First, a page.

5. The strategy attempts to use all four Ps of the traditional marketing mix; for example, it is not just advertising or communications. That is, it creates attractive benefit packages (products) while minimizing costs (price) wherever possible, making the exchange convenient and easy (place), and communicating powerful messages through media relevant to--and preferred by--target audiences (promotion).

6. Careful attention is paid to the competition faced by the desired behavior.

Source: Andreasen, AR., "Marketing Social Marketing in the Social Change Marketplace," Journal of Public Policy & Marketing, 21(1):3-13, 2002, p. 7.

Andreasen further observes that social marketing has important similarities to, and shares techniques with, other behavior change approaches [24]. These approaches include: social learning theory, which emphasizes fostering audience members' efficacy in adopting the new behavior [25]; behavioral reinforcement theory that focuses on providing incentives for behavior change [26]; and health promotion campaigns, often based on models such as PRECEDE-PROCEED [27]. Grol, Wensing, and Eccles recognize the marketing approach as one of several (e.g., educational, external influence, and social interaction approaches) used to implement clinical interventions [28]. Linden and Roberts note that social marketing is a comprehensive model--operating at the community, interpersonal, and individual levels--that shares goals and techniques with other healthcare behavioral change models [29]. The social marketing approach also is consistent with the empirically-based conceptual model for diffusion and dissemination of innovations in health services organizations recently proposed by Greenhalgh and colleagues [30].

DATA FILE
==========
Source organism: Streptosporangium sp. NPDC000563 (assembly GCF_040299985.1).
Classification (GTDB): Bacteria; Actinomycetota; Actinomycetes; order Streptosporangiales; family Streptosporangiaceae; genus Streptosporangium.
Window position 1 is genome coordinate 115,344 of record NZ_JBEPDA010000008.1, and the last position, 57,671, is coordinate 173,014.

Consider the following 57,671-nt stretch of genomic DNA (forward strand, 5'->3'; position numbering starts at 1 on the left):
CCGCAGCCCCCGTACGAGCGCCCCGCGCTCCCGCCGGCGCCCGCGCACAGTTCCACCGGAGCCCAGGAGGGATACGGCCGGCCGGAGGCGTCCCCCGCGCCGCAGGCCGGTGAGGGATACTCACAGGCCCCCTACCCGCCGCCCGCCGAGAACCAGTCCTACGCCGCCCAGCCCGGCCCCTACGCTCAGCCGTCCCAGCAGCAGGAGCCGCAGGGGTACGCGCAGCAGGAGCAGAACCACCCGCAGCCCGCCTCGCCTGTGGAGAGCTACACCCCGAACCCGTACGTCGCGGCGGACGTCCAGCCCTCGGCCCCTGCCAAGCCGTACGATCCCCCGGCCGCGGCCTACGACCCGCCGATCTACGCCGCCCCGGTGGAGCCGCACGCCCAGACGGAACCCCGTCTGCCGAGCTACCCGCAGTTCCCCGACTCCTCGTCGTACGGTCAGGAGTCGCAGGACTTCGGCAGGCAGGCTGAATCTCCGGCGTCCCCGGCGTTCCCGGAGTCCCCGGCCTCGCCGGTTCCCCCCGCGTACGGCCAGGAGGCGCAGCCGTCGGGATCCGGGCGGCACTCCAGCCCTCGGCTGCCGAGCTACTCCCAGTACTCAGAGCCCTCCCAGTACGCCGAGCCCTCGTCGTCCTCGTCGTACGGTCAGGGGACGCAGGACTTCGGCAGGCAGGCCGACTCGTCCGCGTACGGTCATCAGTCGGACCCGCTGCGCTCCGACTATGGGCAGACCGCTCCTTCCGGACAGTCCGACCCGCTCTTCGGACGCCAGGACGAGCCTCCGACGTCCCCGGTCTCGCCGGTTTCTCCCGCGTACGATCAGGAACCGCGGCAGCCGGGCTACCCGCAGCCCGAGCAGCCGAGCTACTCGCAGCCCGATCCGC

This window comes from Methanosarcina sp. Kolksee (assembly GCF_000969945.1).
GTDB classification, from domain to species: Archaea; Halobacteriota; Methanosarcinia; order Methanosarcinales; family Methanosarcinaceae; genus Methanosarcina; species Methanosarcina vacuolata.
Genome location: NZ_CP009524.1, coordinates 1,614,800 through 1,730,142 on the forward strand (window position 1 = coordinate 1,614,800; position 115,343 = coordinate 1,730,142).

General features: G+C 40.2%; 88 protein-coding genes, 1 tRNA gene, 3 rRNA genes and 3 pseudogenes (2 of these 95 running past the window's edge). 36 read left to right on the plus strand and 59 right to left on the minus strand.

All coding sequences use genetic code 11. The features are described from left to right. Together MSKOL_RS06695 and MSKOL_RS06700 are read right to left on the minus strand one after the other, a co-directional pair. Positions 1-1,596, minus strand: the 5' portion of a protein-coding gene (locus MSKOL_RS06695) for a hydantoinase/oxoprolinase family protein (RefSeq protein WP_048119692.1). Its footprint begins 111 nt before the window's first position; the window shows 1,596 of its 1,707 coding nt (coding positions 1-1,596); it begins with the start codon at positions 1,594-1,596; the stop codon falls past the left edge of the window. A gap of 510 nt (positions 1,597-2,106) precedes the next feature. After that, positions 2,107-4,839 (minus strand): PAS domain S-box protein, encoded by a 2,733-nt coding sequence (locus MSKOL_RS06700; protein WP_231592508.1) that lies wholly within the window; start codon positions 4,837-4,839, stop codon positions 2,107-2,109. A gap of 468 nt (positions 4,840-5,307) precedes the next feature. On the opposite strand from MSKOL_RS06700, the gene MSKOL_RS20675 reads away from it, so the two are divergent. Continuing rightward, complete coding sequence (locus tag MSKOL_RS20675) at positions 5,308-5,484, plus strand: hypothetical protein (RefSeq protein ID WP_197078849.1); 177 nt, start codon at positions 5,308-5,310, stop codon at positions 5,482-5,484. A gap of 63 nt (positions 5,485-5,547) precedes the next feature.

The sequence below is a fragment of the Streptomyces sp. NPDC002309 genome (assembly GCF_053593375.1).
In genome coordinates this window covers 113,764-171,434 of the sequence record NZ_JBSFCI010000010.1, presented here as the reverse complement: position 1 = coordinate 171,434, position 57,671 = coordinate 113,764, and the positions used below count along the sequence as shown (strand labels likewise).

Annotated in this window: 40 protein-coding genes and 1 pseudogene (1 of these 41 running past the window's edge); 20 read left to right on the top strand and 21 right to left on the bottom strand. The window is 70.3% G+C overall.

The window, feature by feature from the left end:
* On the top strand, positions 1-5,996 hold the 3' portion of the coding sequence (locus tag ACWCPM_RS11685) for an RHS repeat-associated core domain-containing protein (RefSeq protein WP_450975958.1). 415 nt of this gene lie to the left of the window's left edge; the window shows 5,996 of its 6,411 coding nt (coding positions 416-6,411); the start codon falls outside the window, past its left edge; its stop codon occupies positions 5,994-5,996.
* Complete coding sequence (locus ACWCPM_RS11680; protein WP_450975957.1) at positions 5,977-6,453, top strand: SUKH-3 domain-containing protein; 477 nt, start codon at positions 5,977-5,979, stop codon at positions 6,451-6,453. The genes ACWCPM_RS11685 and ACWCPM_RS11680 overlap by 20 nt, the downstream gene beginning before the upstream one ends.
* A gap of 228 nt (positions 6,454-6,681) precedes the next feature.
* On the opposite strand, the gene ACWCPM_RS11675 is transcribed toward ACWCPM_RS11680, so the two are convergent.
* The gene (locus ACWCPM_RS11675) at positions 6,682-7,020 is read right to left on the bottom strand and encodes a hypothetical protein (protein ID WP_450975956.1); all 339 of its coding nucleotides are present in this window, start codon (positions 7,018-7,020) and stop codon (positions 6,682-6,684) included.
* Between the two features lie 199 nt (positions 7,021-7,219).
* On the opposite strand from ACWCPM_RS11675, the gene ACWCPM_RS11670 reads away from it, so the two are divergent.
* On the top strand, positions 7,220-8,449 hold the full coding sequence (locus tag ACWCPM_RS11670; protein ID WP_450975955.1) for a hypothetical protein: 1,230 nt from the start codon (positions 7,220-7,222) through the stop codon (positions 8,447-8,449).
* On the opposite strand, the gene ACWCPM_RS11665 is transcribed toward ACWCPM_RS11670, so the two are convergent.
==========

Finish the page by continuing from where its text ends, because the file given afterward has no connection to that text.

Most published evaluations of health-related social marketing report on individual interventions or limited numbers of case studies [31, 32]. The Institute for Social Marketing has recently conducted a series of rigorous reviews of the available evidence regarding the effectiveness of social marketing for improving health [33]. They reviewed published reports of 88 interventions targeting diet, exercise, and substance abuse (including smoking). Interventions were included only if they met all of Andreasen's six benchmarks for social marketing (Table 2). Although results could not be aggregated statistically due to the diversity of interventions, the authors conclude that social marketing can be effective, particularly to encourage diet improvement and treatment for substance abuse.